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(L-) Todd S. Livick, Director, Outreach & Communications, DPAA; Major Craig Chereck, DPAA; Johnie Webb, Deputy Director, Outreach & Communications.

However, the founding of the current recovery efforts is considered exclusive to the Vietnam War generation, thanks to the dedication and sheer determination by some very special families, veterans and politicians – early-on – that were instrumental in creating the global, ongoing recovery programs that we now take for granted, covering the Vietnam War, WWII, Korean War and other conflicts. Were it not for people like Sybil Stockdale, Anne Mills Griffiths and other determined diehards, this great humanitarian effort would probably have ended decades ago. We owe them a debt of gratitude.


Strategic Partnership Programs: Linnington was clearly enthused about discussing the level of interest among academic institutions, tech companies, and the list went on of organizations that have already formed partnerships with DPAA which are being implemented in 2016 to augment and assist all areas of the accounting mission. Although partnerships are not entirely new to DPAA, the concept is now officially sanctioned to help speed up the recovery process, particularly in WWII locations. For professional organizations wanting to get involved, I suggest that you do your homework before contacting DPAA – the agency has a terrific website — www.dpaa.mil/. NOTE: Linnington stressed that laboratory services involving identifications of our MIAs, are not open to partners. DPAA has a state-of-the-art laboratory and world-class forensic and DNA technologists.

Director of the partnership program is Dr. Tom Holland – I am looking forward to learning more from Holland about Partnership Programs during the upcoming 2016 Family League/DPAA Annual Meeting in D.C., June 22 – 25, 2016. (more info in next blog).

Accounting Mission 101: Jack Kull is an entertaining speaker, knows his stuff and shared it with the families:  (my comments in blue)

  • Each conflict is pursued differently (much depends on location, culture, type of incident…)
  • DNA is taking on an increasing role (Lt. Col Briones discussed Next Generation Sequencing (NGS), eventually offering hope when nothing else works for IDs)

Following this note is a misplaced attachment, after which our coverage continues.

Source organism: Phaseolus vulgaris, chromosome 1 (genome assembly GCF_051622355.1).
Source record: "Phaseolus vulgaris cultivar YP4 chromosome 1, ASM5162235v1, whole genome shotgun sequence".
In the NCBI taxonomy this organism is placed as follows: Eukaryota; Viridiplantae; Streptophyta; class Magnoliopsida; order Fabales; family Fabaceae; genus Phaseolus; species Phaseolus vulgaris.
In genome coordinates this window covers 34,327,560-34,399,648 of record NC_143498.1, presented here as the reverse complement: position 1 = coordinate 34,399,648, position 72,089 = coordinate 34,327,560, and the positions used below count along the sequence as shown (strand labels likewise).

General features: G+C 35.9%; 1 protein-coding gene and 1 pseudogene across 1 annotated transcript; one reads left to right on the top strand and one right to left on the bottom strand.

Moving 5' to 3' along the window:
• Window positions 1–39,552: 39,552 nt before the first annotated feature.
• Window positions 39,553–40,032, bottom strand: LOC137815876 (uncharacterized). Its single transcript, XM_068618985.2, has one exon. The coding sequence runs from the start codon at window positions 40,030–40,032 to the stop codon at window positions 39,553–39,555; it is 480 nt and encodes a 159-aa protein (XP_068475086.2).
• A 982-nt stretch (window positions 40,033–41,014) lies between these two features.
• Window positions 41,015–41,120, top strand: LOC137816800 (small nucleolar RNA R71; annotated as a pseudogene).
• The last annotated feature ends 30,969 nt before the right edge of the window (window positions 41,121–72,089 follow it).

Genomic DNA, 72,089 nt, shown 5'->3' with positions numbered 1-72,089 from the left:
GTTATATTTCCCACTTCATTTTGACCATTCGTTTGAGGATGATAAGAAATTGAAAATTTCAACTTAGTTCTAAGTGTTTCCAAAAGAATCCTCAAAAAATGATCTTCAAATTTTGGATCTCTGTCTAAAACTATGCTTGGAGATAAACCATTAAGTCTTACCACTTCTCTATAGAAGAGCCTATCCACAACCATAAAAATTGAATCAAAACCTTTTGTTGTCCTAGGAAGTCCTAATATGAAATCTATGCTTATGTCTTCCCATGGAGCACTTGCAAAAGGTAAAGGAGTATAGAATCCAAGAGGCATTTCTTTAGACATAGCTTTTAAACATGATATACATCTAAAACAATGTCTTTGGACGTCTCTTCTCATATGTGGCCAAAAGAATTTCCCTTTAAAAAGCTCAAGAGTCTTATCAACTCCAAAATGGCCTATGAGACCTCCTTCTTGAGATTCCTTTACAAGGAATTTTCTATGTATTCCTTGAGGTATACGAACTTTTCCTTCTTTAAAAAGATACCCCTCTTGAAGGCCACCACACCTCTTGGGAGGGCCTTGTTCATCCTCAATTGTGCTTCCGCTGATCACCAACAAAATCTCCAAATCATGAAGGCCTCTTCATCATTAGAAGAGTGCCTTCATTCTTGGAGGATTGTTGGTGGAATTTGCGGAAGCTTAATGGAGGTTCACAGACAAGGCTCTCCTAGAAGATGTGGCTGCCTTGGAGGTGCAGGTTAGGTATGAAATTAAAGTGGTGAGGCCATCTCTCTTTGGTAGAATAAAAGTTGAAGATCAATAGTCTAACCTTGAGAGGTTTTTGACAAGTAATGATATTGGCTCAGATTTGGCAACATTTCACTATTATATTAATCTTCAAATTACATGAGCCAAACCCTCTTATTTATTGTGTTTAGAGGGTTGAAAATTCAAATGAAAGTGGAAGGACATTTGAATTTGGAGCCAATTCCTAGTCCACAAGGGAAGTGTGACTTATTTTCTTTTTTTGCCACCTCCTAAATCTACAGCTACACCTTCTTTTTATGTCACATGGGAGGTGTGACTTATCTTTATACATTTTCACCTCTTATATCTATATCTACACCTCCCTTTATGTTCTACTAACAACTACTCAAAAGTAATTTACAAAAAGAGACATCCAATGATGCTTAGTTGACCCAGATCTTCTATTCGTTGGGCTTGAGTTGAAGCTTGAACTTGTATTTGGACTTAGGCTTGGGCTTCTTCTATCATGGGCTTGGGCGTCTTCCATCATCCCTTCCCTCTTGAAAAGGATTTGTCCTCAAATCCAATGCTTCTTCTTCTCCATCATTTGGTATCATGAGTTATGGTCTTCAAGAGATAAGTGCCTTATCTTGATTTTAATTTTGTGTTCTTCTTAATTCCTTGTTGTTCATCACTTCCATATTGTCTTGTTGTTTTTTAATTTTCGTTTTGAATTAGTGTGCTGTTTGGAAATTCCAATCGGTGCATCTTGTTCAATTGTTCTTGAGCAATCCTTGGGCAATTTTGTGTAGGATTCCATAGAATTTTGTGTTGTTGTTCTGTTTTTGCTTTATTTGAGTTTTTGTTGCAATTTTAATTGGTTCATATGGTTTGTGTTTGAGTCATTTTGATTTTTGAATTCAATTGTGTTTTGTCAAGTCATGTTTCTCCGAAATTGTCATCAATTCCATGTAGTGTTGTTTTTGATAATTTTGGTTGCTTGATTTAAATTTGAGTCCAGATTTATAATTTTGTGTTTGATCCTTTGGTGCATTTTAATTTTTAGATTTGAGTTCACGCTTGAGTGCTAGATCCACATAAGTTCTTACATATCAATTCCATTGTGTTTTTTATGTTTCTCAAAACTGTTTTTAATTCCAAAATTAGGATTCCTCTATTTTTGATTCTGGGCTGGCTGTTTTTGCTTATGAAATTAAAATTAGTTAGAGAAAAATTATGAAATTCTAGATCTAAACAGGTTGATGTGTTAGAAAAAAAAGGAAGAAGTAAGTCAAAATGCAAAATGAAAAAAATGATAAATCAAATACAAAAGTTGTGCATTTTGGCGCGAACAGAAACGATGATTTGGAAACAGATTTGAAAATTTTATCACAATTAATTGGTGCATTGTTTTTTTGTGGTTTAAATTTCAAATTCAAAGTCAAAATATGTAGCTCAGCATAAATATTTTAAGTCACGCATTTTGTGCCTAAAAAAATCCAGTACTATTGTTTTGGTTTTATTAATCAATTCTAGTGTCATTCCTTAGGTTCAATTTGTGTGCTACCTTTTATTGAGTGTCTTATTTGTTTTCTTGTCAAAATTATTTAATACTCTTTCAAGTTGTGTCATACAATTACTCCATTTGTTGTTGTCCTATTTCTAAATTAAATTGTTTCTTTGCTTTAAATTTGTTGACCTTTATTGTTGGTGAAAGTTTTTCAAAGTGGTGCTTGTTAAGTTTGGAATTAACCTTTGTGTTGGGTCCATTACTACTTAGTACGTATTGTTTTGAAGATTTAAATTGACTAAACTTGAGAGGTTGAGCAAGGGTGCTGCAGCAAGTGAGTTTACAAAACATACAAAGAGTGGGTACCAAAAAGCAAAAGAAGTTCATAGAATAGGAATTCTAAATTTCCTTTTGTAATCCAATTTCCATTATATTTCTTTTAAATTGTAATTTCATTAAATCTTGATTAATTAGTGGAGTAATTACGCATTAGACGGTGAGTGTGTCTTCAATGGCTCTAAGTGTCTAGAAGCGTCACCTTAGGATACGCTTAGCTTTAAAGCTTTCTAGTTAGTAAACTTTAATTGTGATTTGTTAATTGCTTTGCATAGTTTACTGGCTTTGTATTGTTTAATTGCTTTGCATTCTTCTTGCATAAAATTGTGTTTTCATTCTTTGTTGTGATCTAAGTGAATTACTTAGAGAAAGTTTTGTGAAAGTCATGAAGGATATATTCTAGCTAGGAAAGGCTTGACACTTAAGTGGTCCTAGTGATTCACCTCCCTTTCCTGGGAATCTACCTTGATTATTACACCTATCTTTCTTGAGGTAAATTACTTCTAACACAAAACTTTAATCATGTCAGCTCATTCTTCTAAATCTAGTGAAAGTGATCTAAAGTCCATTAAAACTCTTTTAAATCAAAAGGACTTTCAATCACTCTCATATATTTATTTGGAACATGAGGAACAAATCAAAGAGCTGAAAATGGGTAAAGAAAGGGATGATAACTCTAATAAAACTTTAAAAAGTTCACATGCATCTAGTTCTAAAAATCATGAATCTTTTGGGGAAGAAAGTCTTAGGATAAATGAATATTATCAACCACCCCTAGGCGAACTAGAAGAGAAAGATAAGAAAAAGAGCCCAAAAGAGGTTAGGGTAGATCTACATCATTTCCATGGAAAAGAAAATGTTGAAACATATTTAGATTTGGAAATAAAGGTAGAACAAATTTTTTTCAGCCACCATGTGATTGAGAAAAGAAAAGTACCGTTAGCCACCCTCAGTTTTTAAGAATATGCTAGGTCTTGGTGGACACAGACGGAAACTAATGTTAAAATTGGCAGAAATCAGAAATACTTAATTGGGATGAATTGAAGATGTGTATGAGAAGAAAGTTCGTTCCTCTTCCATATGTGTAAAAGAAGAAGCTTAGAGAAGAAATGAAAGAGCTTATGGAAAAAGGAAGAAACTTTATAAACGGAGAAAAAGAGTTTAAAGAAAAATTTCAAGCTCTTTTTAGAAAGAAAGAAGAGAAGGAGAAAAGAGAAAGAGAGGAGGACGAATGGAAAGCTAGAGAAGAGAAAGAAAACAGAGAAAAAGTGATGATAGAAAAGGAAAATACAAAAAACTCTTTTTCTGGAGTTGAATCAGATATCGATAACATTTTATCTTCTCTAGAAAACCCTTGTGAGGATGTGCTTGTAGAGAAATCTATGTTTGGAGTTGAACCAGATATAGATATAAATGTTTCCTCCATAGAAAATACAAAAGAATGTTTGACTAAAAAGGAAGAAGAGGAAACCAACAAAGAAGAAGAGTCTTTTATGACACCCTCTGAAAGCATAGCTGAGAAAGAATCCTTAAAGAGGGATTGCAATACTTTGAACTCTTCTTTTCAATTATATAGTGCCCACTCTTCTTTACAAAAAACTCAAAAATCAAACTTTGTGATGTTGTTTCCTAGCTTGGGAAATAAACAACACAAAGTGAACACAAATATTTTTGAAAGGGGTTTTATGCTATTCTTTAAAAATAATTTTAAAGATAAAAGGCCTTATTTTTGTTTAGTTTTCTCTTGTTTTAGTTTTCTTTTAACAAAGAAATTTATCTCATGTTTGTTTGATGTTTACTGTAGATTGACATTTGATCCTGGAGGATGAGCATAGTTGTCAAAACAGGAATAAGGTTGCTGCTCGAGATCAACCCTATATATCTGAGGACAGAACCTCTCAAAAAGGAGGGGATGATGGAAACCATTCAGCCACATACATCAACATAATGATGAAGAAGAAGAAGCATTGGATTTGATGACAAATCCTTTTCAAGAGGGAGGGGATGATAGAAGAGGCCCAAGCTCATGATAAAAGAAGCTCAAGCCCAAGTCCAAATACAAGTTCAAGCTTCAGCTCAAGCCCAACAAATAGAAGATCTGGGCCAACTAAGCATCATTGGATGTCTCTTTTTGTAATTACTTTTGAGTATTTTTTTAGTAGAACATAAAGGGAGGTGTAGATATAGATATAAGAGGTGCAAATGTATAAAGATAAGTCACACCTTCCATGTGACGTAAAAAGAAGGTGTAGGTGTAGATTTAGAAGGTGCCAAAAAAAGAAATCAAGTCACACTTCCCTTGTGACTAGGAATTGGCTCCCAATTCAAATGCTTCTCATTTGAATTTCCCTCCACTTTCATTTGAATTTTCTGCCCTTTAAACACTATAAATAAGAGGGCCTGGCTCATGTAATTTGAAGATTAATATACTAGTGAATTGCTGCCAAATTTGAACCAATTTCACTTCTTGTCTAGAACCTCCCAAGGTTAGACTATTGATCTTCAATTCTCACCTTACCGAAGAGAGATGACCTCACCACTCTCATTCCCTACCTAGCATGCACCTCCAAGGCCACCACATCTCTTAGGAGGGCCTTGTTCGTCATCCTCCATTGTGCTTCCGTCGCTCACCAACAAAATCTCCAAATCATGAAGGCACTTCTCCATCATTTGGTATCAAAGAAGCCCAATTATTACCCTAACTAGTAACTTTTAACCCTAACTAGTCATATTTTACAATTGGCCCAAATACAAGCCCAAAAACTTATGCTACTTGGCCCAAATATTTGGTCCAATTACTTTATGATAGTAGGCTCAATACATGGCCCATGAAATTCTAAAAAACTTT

• Casualty officers are important to know (Each of the Armed Forces has its own MIA Casualty Office.  If you have questions, contact the branch in which your loved one served and ask to be connected to the Casualty Office that handles MIA cases)
  • The Dept. of State is important — we could not do this without our ambassadors
  • Intelligence is important, and the government gives us full access
  • Deep water recoveries are almost nil (I believe DPAA water recoveries do not exceed 150′ )
  • Strategy determines how cases are worked
  • Witnesses are passing away (Were it not for in-country witnesses, I doubt that our family would have located Jerry’s crash site)
  • Loss of records makes WWII recoveries challenging (It is a blessing every time a WWII recovery and ID is made and the same goes for the Vietnam War)
  • Re-building WWII case files offers an opportunity to simultaneously digitize them
  • Strategic partnerships are a true force multiplier. (The accounting program is huge, especially in the area of field operations.  Partners can make a huge difference).  
  • Some partnerships can do recoveries and allow DPAA to move to others
  • Host nations typically have the training and assets required for DPAA missions

From the Field: Dr. Rebecca Taylor discussed the recovery process, of which she is very familiar, having already led 11 global recoveries. I first met Taylor in Vietnam during one of my visits and was told that she is topnotch. Her short, amateur video of a WWII excavation in India kept us all riveted and was proof positive of her dedication to the mission and that of DPAA team members. Check it out — I think you’ll agree.





Friday, April 29, 2016 @ 01:04 PM  posted by Elaine Zimmer Davis

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Approximately two years ago, efforts to account for our MIA service members and personnel from past wars were in serious trouble, and indirectly the DoD was tagged with the impending failure. I’m not referring to the difficulty of finding thousands of our loved ones’ remains – that’s a given, but rather the challenge of fixing the disarray that existed in the accounting program, causing MIA families and others to lose confidence in the system. Our nation’s largest global, ongoing humanitarian effort was in jeopardy – a program believed to be the only of its kind in the world today was hanging in the balance. In the end Congress gave the DoD an ultimatum: Fix it, or we’ll fix it.